Swimming body eyes top-four ranking in Asia
Dozens of athletes and coaches took turns to go on stage to receive awards at the Singapore Swimming Association's Awards Night at the Shangri-La Hotel last night.
It told the success story last year, where the aquatic athletes contributed 26 golds to Singapore's 84-gold haul at the South-east Asia Games on home ground, while Olympic-bound Joseph Schooling scored a historic bronze in the men's 100 butterfly at the Fina World Championships.
On the back of a bumper season, SSA president Lee Kok Choy (above) announced last night an ambitious goal - to bring Singapore up to the top four nations in Asia.
In his opening speech, he said: "We have put in place five-year plans for each discipline and high performance pathways.
"For all our aquatic disciplines, we aim to be top four in Asia, as well as making a strong push towards the 2020 Olympic Games."
China ruled the pool at the 2014 Asian Games in Incheon with 36 golds, while Japan were a distant second with 12 golds, and Kazakhstan had four titles to their name.
Singapore scored a gold, two silvers and three bronzes, all from the pool, and finished fourth, by virtue of the number of gold medals, although South Korea have more medals overall (seven).
Lee reckons China and Japan are in a league of their own, while the Republic are in the chasing pack which includes Kazakhstan and South Korea.
He said: "We are trying to get to a point where we are better than one or two of them... it is possible for (all four disciplines) to be clearly in the top four but, for a start, we will aim to be top four as a whole."
Of the five disciplines under SSA's purview - swimming, water polo, synchronised swimming, diving and open-water swimming - swimming is the most mature of them all, with the likes of Schooling and Quah Zheng Wen hitting Olympic "A" qualifying marks for Rio this year.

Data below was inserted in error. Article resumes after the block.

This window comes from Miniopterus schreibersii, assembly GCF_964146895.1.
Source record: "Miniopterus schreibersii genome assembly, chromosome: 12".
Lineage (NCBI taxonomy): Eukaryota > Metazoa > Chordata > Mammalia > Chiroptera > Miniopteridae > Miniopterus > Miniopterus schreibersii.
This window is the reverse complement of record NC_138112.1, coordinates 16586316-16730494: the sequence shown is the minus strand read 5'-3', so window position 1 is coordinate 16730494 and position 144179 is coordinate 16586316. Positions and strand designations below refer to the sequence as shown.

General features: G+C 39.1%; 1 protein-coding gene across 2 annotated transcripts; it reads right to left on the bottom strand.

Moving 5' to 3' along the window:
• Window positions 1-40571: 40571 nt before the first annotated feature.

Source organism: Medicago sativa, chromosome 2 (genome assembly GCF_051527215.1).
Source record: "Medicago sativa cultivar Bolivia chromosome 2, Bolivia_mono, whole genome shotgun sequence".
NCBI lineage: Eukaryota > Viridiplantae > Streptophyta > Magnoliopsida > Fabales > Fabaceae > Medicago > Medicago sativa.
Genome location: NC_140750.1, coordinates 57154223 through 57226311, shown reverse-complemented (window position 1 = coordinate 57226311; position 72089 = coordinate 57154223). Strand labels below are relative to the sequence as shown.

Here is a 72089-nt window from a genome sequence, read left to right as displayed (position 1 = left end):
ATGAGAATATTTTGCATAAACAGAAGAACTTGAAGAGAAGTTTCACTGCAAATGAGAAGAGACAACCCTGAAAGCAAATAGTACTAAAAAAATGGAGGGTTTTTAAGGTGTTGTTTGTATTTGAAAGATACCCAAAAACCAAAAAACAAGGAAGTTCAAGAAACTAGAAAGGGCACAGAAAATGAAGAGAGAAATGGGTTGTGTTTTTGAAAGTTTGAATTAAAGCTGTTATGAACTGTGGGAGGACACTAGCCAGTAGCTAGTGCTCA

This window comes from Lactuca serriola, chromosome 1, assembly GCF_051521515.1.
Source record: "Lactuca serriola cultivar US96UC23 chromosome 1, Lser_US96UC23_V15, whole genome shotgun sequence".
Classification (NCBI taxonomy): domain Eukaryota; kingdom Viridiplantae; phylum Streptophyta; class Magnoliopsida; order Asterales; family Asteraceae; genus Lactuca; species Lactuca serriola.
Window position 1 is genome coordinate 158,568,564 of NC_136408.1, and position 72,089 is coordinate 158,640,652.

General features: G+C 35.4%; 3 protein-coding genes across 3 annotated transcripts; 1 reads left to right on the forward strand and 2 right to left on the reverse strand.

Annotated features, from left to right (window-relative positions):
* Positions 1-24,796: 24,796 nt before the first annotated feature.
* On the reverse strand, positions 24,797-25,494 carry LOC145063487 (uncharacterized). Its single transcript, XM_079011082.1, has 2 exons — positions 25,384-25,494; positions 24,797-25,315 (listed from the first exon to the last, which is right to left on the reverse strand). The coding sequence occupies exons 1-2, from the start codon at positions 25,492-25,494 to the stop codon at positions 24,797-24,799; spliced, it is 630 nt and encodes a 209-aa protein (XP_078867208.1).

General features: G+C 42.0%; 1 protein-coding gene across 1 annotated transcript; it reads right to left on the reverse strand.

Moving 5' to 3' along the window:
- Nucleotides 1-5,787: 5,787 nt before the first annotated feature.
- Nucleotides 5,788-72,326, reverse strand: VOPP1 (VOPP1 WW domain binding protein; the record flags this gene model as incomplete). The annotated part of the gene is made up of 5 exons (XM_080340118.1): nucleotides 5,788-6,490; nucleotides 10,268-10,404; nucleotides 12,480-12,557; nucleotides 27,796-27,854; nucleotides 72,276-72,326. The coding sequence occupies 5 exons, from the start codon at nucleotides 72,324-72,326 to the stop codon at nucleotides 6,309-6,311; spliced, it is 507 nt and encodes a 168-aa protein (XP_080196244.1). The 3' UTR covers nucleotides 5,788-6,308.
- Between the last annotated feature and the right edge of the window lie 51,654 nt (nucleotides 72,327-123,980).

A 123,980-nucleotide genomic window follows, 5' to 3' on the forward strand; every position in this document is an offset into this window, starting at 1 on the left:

Swimming also has a high-performance team stocked with the likes of national coach Sergio Lopez, national assistant coach Gary Tan and high-performance manager Sonya Porter.
Water polo seems promising as well, with the men's team finishing fifth of seven teams at the last Asiad.
However, the synchronised swimmers displaced Malaysia as South-east Asia's top country only at last year's SEA Games, while diving is still a fairly new discipline, after it was resurrected ahead of the 2010 Youth Olympics here.
"Each discipline will have a different plan - for example for water polo, we are starting a very vibrant club-based approach for the juniors, and then sparring programmes and injection of new talent for the national squad," said Lee, who is gunning for re-election as president at the upcoming annual general meeting.
"For synchronised swimming, we are getting a top coach from Canada to come in as our consultant, and she's coached Olympic champions before.
"For some disciplines, the jump (into the top four) will be a long one."
LIM SAY HENG